Trying to explain Zack Rosen
Zack Rosen's performance was the main talking point after Penn's 69-60 win over Delaware at the Palestra last night.
Not for the first time - and not for the last, I suspect - Zack Rosen's performance was the main talking point after Penn's 69-60 win over Delaware at the Palestra last night.
The Quakers guard turned in another outstanding effort, scoring 29 points despite making only one of seven three-point attempts. Rosen was 7-for-12 from two-point range and a perfect 12-for-12 from the free throw line.
After the game, Penn coach Jerome Allen and guard Rob Belcore - who had a fine night himself with 11 points and 10 rebounds - were asked to describe Rosen's performance so far this season.
Allen, being one of the great point guards in Penn history, had quite a bit to say. So did Belcore, who's been roomates with Rosen since for all four of their years in Philadelphia.
I thought I'd share their remarks with you. I found them pretty interesting.
I'm a tough critic. So especially from a point guard's standpoint, I think I reflect back on the possessions when he didn't make the right play, more so than the possessions that he does.
Obviously, I love Zack. He does a lot for us. He wants to be coached, and he can take my criticism. He responds, and he is an outstanding leader.
To be quite honest with you, you'd be hard-pressed to find a young man throughout the country that's giving what he's giving to us. And if you do find him, he's a pretty good ballplayer.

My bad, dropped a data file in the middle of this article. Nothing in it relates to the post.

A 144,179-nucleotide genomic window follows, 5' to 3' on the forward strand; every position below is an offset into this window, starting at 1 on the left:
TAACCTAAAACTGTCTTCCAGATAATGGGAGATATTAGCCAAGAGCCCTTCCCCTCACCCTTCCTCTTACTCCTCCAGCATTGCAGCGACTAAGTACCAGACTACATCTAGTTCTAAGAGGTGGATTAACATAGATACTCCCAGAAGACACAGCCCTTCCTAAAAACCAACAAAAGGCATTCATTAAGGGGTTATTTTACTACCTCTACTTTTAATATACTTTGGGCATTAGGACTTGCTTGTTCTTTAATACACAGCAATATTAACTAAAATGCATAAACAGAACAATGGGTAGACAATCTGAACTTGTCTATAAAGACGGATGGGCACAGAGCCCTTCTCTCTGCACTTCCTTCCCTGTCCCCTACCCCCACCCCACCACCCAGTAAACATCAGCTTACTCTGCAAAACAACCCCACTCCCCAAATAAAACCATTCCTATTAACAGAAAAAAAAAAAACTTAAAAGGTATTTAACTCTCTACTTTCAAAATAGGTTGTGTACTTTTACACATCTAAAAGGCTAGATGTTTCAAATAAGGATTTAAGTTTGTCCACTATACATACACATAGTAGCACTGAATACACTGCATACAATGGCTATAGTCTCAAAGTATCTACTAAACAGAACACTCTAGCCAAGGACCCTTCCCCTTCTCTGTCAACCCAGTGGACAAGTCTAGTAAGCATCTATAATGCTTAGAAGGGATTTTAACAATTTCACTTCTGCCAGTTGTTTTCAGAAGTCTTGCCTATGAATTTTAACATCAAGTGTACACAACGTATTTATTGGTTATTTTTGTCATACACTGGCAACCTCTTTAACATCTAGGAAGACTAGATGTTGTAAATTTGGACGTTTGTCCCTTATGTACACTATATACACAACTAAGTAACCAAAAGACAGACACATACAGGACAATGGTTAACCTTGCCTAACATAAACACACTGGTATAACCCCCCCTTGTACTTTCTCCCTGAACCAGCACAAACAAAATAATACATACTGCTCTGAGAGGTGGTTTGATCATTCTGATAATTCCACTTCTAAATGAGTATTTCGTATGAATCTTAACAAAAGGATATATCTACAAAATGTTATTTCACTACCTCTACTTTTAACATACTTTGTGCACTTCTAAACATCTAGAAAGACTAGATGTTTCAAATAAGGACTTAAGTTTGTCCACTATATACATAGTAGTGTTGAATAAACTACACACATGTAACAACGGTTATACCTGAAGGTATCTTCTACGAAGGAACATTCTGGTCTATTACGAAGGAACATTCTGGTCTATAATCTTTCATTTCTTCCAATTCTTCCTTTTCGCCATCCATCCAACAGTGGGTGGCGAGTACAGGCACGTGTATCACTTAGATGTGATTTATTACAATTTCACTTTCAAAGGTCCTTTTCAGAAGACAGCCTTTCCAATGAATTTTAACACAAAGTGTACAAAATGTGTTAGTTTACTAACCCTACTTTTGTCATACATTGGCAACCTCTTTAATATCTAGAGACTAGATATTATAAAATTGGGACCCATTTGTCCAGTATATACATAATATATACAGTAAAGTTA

He's like no one I've ever met, honestly. Every day, in everything he does. If you go in his locker it has the Plato quote, I don't know it, about excellence every day.
[Allen interrupted Belcore to note that the quote came from Aristotle, not Plato: "We are what we repeatedly do. Excellence, then, is not an act but a habit."]
But that's what Zack does. Honestly, you want to know Zack Rosen? Follow him through the course of a day. Look at what he does in the morning: he gets up and makes his bed every day. And then he's in every single class.
Every single thing he does, he pursues excellence. And it's something that, as someone who is nowhere near as excellent as him, I really admire.
I had a flashback to 2007 as I transcribed Belcore's quotes after getting home from the Palestra.
I remember very well having a hard time believing that Ibrahim Jaaber was going to win the Geasey Award for Big 5 player of the year. He was an outstanding player for Penn, but not until very late in the season did I think his skills really translated to a higher level.
Part of that was because prior to Jaaber, no Penn player had won the Geasey Award since Tony Price in 1979. Not Jerome Allen, or Matt Maloney, or Michael Jordan, or Ugonna Onyekwe.
But Jaaber did get the award, and there weren't too many complaints about it.
Now Rosen is in the spotlight, and there's a very good chance that Penn won't have to endure another 28-year drought for a Geasey Award winner.
Rosen is having a truly extraordinary season. He has scored 15 or more points in each of Penn's 10 games so far, and in six of them he scored more than 20 points. In addition, he has registered five or more assists in five of the 10 games, including two games with 10 each.
It's impossible to know whether Rosen will be able to keep up this kind of pace all season. So far, though, it's been impossible to not be impressed by his accomplishments.